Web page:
Cybernetics in the 3rd Millennium (C3M) -- Volume 4 Number 4, Apr. 2005
Alan B. Scrivener --- www.well.com/~abs --- mailto:email@example.com
Last month I got a "day job" after four years of consulting as
"Human Interface Prototypes" (HIP).
( www.well.com/~abs/HIP )
I am now a "Field Sales Engineer" for ResMed.
( www.resmed.com )
I will be traveling a lot in this job, and will have less free time.
As I have have whined about in a previous 'zine (volume 3 number 1):
I earn about $10 per quarter from commissions, and since I
spend upwards of 100 hours on this e-Zine, I'm averaging as
little as $0.10 an hour.
All told I have made $120.52 over 12 fiscal quarters. Lately I've
reduced my time investment to about 75 hours per quarter, so I'm
up to 13 cents an hour. My new goal is to DOUBLE this to 26 cents
an hour, by reducing my publishing frequency to every other month.
(I can't seem to find a way to make them shorter.) So starting
with May's issue, I will produce these ONLY ON ODD NUMBERED MONTHS.
I recently was reminded that in volume 1, number 1, three years ago,
I'm going to devote a newsletter in the near future to
science fiction since 1990 and what it teaches us about
So next month's e'Zine will be on that approximate topic. My
working title is: "Cyberpunks in Cyberspace" ~ or ~ "The Future
of Science Fiction" so stay tuned!
As I've explained before, I set up this e-Zine with a "double opt
in" system for sending my readers advertising emails, following the
advice in Robert Allen's 2001 book "Multiple Streams of Internet
( www.amazon.com/exec/obidos/ASIN/047121888X/hip-20 )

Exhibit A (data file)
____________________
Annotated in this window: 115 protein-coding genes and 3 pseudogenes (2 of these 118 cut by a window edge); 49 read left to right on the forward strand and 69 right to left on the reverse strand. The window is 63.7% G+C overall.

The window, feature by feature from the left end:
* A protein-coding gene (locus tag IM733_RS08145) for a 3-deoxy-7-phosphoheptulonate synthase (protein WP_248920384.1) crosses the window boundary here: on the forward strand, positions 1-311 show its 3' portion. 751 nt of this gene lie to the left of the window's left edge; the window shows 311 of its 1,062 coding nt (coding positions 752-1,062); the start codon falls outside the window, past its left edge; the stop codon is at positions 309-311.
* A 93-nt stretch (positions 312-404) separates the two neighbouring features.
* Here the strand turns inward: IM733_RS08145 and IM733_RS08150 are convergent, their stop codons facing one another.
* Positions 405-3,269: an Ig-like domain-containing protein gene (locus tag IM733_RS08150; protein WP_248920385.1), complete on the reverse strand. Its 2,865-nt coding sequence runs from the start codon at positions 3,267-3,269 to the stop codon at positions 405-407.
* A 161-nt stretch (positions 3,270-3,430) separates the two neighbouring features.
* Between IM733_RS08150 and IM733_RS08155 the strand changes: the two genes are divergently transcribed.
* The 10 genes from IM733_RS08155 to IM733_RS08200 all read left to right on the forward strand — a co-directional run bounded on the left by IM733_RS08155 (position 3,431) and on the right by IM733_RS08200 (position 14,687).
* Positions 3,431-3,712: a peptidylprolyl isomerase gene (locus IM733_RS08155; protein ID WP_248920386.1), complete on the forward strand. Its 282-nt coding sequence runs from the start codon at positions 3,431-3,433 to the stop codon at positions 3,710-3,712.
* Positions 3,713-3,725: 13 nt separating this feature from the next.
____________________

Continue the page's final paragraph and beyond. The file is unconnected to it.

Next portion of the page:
So far, out of about 150 subscribers I have gotten only one person
to "double opt in." Well, I see now that the advice was stale, dating
from the pre-Spam-tsunami era, and it probably won't work any more for
someone at my scale. So I am changing my privacy promise (see below).
The double opt-in is going away, and my e-Zine is turning (ever so
subtly) into a little more of an "infomercial." If you can't
deal, unsubscribe, and I gratefully say "so long, and thanks for all
That's about it for this month. If you still feel like reading, I
put together an article recently for submission to SIGGRAPH 2005
( www.siggraph.org/s2005 )
for client company MindTel LLC,
( www.mindtel.com )
chronicling some of the work I and others have done so far in this
new century. (It was not accepted by SIGGRAPH, alas.) It's called,
"Visualizing Public Health Threats: Working Results from Operation
Strong Angel, the Discover Project, Shadow Bowl, Burning Man, Operation
Desert Bloom, the America's Army Game and Other MindTel Projects" by
Alan Scrivener, Human Interface Prototypes (HIP); Dr. David Warner,
MD, PhD; MindTel, LLC Dr. Steven Birch, PhD, San Diego State University
(SDSU); Matt Carbone, Ideations LLC; Mike Fusco, Simgraphics Engineering
Corp.; Joh Johannsen, California Institute of Technology; Tim Murphy,
Autonomechs LLC; Stephen H. Price, SDSU; Jeff Sale; and Matthew Topper,
( www.well.com/~abs/HIP/Mindtel/VPHT2.html )
Postscript to C3M Volume 4 Number 3, Mar. 2005 "Skeleton Key to Pop